No, The Unemployment Rate Isn't Rising

A blog about business and economics.
Feb. 1 2013 8:39 AM

Jobs Report: Good News and a Fake Uptick in Unemployment

Jenny Pazar, who is currently an intern, fills out a form as she looks for a job at a job fair Dec. 02, 2011, in Portland, Ore.
Jenny Pazar, who is currently an intern, fills out a form as she looks for a job at a job fair Dec. 02, 2011, in Portland, Ore.

Photo by Natalie Behring/Getty Images

The headline number out of today's BLS jobs report is 157,000 new jobs. Not bad, but not great. As ever, the better information is in the revisions to past months. Here we have November up to 247,000 (from 161,000) and December up to 196,000 (from 155,000). As revised, those are both really solid months and good data estimates.

The bad news in this report, such as it is, is that the unemployment rate ticked up to 7.9 percent. Except it really didn't. You are going to see this misreported, but here's the deal. Each month the unemployment rate is calculated based on a survey of households. To do the household survey you need an estimate of the population universe you're trying to survey. And each January they redo their population estimates. These estimates are not backward-projected into the old data, meaning that from December 2012 to January 2013 you're comparing different survey universes. A gigantic shift in the unemployment rate would swamp those estimation issues, but that's not what we saw. You can't compare December's 7.8 percent to January's 7.9 percent except to say that there wasn't much change.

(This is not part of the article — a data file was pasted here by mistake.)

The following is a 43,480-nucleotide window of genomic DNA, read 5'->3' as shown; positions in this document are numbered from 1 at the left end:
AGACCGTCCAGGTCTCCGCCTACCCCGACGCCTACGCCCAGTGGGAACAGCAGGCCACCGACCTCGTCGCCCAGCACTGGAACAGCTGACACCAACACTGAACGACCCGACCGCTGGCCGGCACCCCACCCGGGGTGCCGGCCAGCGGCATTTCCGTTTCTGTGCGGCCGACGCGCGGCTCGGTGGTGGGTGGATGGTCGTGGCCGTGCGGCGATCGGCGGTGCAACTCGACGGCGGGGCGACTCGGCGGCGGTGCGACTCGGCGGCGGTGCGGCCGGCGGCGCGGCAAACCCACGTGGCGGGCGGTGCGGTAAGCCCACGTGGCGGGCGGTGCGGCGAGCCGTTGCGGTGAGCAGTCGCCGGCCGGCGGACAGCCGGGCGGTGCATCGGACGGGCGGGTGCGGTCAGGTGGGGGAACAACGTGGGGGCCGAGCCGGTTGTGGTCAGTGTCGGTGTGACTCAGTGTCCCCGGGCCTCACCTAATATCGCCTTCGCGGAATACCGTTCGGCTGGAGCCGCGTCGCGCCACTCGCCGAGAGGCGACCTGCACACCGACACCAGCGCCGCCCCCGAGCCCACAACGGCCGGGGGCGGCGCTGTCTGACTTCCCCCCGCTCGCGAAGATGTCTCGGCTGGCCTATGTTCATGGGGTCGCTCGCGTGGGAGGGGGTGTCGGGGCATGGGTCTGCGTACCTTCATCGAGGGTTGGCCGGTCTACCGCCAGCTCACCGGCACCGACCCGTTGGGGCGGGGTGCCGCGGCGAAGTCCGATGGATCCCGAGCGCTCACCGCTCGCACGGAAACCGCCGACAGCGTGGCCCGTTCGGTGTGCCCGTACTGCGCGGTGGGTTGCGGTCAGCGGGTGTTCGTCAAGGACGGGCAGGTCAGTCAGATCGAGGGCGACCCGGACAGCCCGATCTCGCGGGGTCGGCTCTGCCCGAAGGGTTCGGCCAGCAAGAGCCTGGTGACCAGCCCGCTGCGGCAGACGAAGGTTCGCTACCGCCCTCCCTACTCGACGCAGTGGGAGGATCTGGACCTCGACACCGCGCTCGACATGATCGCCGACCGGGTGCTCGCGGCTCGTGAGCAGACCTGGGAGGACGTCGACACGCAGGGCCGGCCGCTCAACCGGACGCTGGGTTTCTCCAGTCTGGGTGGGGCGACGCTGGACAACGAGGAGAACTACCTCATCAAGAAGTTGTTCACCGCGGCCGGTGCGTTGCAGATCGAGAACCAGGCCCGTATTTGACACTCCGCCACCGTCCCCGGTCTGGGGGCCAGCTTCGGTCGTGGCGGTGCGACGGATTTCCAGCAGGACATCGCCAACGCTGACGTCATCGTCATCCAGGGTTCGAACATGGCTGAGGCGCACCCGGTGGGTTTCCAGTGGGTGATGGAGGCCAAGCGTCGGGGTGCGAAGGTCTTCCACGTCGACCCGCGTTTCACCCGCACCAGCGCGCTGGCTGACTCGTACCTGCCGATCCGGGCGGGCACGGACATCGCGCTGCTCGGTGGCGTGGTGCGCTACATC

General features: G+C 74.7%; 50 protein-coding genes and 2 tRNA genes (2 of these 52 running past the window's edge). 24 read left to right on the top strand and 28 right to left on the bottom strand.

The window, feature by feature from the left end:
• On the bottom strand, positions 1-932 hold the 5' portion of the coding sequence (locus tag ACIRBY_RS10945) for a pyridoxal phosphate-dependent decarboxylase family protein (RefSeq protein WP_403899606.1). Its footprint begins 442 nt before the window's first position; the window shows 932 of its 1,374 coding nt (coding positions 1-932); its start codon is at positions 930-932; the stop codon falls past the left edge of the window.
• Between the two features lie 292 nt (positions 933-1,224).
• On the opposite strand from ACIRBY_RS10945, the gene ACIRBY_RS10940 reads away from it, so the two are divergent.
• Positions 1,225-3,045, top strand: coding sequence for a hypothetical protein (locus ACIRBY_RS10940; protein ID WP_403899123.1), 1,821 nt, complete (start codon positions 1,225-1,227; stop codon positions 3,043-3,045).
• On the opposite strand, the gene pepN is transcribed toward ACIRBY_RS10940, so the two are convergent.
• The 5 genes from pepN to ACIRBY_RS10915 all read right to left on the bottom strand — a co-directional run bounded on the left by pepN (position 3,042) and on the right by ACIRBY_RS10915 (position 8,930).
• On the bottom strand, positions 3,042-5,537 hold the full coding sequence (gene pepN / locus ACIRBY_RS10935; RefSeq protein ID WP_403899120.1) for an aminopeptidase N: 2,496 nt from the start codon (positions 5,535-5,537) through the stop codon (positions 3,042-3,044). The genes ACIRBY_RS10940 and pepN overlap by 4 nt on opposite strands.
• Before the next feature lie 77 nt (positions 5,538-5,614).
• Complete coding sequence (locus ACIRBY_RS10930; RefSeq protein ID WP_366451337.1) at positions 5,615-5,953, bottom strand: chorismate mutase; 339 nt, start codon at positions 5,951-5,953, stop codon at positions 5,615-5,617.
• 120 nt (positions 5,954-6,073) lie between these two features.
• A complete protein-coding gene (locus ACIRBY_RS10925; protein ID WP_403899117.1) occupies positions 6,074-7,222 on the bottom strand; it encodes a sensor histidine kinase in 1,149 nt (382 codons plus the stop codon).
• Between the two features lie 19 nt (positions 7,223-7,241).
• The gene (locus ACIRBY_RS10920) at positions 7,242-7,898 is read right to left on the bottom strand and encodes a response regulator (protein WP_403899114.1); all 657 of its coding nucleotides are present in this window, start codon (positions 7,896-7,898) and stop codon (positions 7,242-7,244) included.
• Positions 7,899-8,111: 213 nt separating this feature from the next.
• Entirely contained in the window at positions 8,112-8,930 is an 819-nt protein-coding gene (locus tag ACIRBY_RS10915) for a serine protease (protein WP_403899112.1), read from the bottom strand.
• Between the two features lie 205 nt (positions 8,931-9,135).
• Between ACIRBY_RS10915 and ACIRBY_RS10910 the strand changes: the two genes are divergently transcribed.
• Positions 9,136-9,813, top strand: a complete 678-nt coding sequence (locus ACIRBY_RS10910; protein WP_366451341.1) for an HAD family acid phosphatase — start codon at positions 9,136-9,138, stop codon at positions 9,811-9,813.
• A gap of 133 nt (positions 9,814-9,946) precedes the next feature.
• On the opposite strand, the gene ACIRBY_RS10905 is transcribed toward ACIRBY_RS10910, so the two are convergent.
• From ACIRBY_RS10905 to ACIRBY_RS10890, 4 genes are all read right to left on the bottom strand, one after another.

The better news is that the payroll survey also did a re-benchmarking and found 422,000 missing jobs from last year. The last re-benchmarking from September also found almost 400,000 new jobs. That's a recovery pattern—as the economy churns upward, initial estimates tend to undercount.

Matthew Yglesias is the executive editor of Vox and author of The Rent Is Too Damn High.



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